CCSF Chancellor Mark Rocha (center) will receive a $340,000 settlement from the college district following his resignation. (Kevin N. Hume/S.F. Examiner)

CCSF Chancellor Mark Rocha (center) will receive a $340,000 settlement from the college district following his resignation. (Kevin N. Hume/S.F. Examiner)

CCSF Chancellor Mark Rocha resigns, collects $340,000 settlement

The controversial leader was abruptly placed on paid leave earlier this week

City College of San Francisco Chancellor Mark Rocha resigned Thursday after being placed on leave earlier this week.

The City College Board of Trustees accepted Rocha’s resignation, effective March 31, during a closed session Thursday conducted on Zoom. The college will pay Rocha $340,481 to account for a year’s salary, short of the 18 months outlined for payouts in his contract.

The controversial figure will also receive a year’s worth of health and wellness benefits and about $24,000 for unused vacation time as required by law. The settlement prevents both parties from filing legal claims against one another, City College Board President Shanell Williams noted after closed session resumed. Trustee Thea Selby was the lone vote against the settlement.

“I have great respect for the City College as a critical institution for the people of San Francisco and for the Board of Trustees,” Rocha said in a statement. “We have accomplished a lot together over the past three years from Free City College to our recent $845 million facilities bond which will provide needed infrastructure improvements to benefit our students for years to come. I will miss guiding the college through its challenges, but believe this is the right time for me to prioritize my family who need me at this time.”

City College trustees placed Rocha on paid administrative leave on Monday and declined to state the reason why, citing it as a “confidential personnel matter.” The decision was made Friday during a closed board session, which was described on the agenda as a performance review for the chancellor.

AFT2121 raised concerns over his 2017 hiring for his troubled presidential tenure at Pasadena City College, where he had multiple votes of no confidence. Rocha oversaw the implementation of Free City College, which came after an accreditation crisis that plummeted enrollment and threatened to shutter the school.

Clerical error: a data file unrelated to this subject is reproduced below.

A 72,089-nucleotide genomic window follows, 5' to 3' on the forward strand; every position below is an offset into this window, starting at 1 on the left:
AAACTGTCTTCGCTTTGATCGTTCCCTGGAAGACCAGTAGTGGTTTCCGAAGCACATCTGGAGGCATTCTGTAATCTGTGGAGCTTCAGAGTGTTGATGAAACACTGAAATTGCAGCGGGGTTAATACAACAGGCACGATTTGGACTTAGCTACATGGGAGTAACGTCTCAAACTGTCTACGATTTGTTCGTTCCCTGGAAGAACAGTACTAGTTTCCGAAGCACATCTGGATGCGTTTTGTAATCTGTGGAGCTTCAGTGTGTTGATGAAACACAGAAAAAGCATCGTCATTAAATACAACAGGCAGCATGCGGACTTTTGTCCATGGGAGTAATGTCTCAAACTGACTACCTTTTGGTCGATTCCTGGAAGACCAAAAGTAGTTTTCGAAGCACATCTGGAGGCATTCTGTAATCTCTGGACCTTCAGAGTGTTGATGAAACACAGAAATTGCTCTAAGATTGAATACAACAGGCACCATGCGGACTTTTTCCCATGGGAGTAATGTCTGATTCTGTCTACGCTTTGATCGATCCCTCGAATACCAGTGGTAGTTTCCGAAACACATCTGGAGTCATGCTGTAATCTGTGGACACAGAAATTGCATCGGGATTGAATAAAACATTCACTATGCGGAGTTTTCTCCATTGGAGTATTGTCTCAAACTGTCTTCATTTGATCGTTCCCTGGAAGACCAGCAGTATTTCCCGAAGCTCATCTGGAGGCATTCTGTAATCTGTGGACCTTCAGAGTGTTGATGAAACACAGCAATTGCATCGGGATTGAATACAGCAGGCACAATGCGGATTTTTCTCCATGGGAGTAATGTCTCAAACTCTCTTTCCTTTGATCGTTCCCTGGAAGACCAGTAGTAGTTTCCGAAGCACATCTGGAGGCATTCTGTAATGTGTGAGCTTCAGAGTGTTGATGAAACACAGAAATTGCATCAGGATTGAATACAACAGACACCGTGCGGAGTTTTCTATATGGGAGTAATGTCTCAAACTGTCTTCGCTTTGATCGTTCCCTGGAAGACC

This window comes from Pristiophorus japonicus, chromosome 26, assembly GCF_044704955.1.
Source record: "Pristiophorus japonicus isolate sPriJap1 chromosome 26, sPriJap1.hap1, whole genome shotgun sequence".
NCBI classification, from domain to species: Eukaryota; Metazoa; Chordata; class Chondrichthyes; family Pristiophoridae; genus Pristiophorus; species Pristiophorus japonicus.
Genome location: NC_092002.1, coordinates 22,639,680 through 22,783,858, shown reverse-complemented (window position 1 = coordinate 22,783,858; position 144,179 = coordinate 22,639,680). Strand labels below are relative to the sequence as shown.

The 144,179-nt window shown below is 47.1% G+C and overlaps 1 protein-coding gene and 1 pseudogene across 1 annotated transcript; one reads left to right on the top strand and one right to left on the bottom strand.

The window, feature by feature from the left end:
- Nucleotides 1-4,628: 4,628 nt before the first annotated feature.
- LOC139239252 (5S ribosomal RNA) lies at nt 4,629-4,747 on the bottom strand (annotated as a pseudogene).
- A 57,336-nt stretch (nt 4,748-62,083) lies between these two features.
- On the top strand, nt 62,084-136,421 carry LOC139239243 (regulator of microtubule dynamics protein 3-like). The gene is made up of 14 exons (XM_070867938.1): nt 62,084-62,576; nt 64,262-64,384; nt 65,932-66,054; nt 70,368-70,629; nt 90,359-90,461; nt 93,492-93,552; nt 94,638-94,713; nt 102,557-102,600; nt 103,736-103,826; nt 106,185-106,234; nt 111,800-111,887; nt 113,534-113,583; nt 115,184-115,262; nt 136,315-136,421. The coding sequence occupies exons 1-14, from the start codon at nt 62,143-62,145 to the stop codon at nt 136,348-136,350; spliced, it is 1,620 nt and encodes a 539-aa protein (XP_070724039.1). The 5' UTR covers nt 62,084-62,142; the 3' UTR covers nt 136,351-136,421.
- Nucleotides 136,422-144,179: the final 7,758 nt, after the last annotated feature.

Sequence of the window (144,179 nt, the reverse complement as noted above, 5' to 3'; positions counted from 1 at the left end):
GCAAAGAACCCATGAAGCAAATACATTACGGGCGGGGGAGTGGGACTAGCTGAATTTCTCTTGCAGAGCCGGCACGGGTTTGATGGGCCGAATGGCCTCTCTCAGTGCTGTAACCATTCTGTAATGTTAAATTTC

The past academic year has seen a return to instability as City College cut 443 credit and 309 non-credit classes for the 2019-2020 school year to balance a $32 million deficit and suddenly cut another 288 spring classes in November.

Rocha declined $2.4 million in gap funding from the Board of Supervisors, calling the cuts a “long-planned restructuring” to transfer students to universities.

“We want to thank Dr. Rocha for his leadership and contribution to the College over the past three years,” Williams said in a joint statement.

Bay Area Newseducationsan francisco news

If you find our journalism valuable and relevant, please consider joining our Examiner membership program.
Find out more at www.sfexaminer.com/join/

Just Posted

A ban on smoking or vaping in multi-unit buildings has drawn opposition from cannabis advocates, who say it would leave users with no legal place to consume a legal substance. (Shutterstock)
Cannabis group slams Yee’s proposed apartment smoking ban as ‘classist’

Legislation would impose fines of $1,000 a day on repeat violators

The most dangerous behaviors by drivers include failing to yield right-of-way at crosswalks, unsafe speeding and failing to stop at red lights or stop signs. <ins>(Ekevara Kitpowsong/Special to S.F. Examiner)</ins>
Hetch Hetchy in Yosemite, which supplies water to San Francisco, is among the concerns of the San Francisco Public Utilities Commission, which is undergoing a change of leadership. <ins>(Courtesy SFPUC)</ins>
Changes in leadership at SFPUC spark concern, hope for future water policy

Will agency’s new commissioner continue to support Big Ag?

Supervisor Shamann Walton joined with community members to speak out against rising homicides, which have taken a heavy toll in the Bayview-Hunters Point in 2020. (Samantha Laurey/ Special to S.F Examiner)
SF homicides surpass 2019 total with month left in year

Police attribute rise to COVID-19, shootings and deadly gang violence

A screenshot from SFPD body worn camera
New videos show police shooting man armed with knife, frying pan

Police say Antonio Estrada set fire to apartment building before shooting

Most Read